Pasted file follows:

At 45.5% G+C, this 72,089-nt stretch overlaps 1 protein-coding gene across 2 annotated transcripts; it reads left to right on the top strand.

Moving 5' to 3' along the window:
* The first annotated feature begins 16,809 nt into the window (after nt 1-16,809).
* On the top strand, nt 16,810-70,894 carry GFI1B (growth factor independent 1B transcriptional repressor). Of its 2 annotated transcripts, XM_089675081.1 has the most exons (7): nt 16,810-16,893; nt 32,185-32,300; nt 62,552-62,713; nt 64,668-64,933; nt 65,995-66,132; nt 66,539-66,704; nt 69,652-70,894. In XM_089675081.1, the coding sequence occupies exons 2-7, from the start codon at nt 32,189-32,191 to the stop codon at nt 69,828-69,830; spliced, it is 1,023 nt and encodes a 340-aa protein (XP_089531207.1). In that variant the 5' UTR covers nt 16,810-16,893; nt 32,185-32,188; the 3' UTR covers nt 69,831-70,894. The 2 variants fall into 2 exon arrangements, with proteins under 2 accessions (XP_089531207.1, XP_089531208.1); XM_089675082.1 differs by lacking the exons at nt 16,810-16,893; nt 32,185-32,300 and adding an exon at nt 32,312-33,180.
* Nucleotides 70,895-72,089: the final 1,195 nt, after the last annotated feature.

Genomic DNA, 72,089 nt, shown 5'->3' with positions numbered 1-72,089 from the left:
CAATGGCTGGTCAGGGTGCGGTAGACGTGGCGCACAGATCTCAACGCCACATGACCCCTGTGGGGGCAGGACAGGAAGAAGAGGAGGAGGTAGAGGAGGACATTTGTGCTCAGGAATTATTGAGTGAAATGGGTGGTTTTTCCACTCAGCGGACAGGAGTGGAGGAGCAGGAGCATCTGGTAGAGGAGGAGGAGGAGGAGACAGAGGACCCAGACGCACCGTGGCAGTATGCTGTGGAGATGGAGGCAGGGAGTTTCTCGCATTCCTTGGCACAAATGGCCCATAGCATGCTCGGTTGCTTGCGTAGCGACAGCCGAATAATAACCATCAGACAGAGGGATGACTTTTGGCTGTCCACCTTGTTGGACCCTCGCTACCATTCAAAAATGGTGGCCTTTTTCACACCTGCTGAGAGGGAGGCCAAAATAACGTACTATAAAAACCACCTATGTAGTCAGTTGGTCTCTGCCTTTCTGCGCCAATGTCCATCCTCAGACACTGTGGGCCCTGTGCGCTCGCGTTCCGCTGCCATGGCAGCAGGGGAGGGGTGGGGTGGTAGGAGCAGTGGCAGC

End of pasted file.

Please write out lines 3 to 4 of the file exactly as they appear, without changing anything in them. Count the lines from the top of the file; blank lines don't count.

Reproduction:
* The first annotated feature begins 16,809 nt into the window (after nt 1-16,809).
* On the top strand, nt 16,810-70,894 carry GFI1B (growth factor independent 1B transcriptional repressor). Of its 2 annotated transcripts, XM_089675081.1 has the most exons (7): nt 16,810-16,893; nt 32,185-32,300; nt 62,552-62,713; nt 64,668-64,933; nt 65,995-66,132; nt 66,539-66,704; nt 69,652-70,894. In XM_089675081.1, the coding sequence occupies exons 2-7, from the start codon at nt 32,189-32,191 to the stop codon at nt 69,828-69,830; spliced, it is 1,023 nt and encodes a 340-aa protein (XP_089531207.1). In that variant the 5' UTR covers nt 16,810-16,893; nt 32,185-32,188; the 3' UTR covers nt 69,831-70,894. The 2 variants fall into 2 exon arrangements, with proteins under 2 accessions (XP_089531207.1, XP_089531208.1); XM_089675082.1 differs by lacking the exons at nt 16,810-16,893; nt 32,185-32,300 and adding an exon at nt 32,312-33,180.